"If India doesn't think that this is a matter worth pursuing and referring to the Security Council, there are a lot of members of Congress who will have second thoughts and I don't know if the vote's there, that would be supportive of any administration proposal," he asserted.
While India was a sovereign nation, he maintained, "...this is not an issue to be non-aligned. This is an issue between the US and a country that is a terrorist regime and is pursuing a nuclear programme, that the president has named as part of the Axis of Evil, that the president has said - if you are not pursuing terrorists, you are either with us or against us.
India is a country that knows better than all others, the problems of having to deal with terrorism, having been a victim of terrorist attacks for a very long time; that India should know of how serious our concerns are with this matter."
Historically, he recalled, India did not have a strong record of voting the way the US voted in the UN, which was already a hurdle to contend with when pro-India legislators moved in Congress.
"... And at a time when some of us are pushing a proposal to reform the UN and expand the Security Council with the hope that India would be part of that - it makes that sell a whole lot more difficult. To see India partnered off with Iran, and in the minds of a lot of people it would be like protecting Iran vis a vis the UN."
At such a critical juncture in the US-India strategic relations, when Washington was looking to change regulations to make India an exception, "...then I think there has to be some reciprocity."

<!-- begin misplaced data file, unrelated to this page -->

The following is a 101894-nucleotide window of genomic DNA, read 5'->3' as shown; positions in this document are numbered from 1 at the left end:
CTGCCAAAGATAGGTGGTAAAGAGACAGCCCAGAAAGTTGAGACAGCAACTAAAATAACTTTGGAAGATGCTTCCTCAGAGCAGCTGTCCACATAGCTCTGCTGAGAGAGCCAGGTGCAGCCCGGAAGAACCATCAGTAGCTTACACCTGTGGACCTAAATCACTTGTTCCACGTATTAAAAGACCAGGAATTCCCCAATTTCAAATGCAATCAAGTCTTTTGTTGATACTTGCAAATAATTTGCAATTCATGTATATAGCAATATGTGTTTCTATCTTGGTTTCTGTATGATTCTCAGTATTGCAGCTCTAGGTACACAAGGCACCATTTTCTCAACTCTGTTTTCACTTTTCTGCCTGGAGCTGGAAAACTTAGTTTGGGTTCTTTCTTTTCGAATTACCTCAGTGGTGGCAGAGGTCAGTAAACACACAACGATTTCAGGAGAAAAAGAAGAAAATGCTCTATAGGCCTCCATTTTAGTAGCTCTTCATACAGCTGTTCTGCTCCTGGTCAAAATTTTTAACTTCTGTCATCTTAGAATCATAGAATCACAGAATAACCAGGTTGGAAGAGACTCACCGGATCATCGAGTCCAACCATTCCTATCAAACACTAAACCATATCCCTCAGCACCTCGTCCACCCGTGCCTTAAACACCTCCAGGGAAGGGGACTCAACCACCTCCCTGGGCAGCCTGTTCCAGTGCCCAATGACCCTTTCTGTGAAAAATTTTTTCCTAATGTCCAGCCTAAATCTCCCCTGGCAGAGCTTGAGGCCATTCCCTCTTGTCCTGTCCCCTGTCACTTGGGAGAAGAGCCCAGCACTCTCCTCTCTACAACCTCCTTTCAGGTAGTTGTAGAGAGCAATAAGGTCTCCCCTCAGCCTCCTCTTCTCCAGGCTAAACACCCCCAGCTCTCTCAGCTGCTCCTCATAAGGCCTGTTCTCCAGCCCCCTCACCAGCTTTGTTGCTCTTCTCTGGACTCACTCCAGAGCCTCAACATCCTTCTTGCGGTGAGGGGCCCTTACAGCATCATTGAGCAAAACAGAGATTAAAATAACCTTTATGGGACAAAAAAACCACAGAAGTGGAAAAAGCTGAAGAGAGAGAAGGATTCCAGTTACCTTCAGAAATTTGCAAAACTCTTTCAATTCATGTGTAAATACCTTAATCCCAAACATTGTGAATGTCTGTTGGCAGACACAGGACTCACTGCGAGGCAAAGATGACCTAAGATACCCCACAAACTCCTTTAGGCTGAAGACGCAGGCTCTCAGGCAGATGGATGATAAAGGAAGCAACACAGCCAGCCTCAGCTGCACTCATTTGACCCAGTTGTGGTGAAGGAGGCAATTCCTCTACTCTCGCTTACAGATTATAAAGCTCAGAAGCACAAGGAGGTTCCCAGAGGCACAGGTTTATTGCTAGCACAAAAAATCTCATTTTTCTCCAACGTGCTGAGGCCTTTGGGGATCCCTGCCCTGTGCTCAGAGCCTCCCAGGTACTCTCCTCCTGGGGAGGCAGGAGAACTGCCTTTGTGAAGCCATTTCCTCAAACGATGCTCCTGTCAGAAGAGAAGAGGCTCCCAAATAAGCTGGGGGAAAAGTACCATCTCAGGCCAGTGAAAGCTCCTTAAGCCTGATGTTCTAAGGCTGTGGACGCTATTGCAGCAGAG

During the UN 60th General Assembly meetings in New York, the Indian prime minister spent considerable capital explaining India's position. However, it failed to smooth the waters in Congress.
On Wednesday the EU supported the move to refer Iran's case to the Security Council, putting New Delhi in a position to make its choice.
During the UN meetings, Pakistan's President Pervez Musharraf emphasised in response to questions, that Pakistan would be going ahead with its gas pipeline project with Iran regardless of anything.
Asked why the American demands from Pakistan should be any different from those made on New Delhi, Ackerman argued: "Well, we don't have the same relationship with Musharraf as we do with the prime minister. We don't have a same kind of relationship with the people of the two countries or the countries themselves. This is a thing between friends. And dealing with Iran is playing with fire. And friends don't let friends play with fire."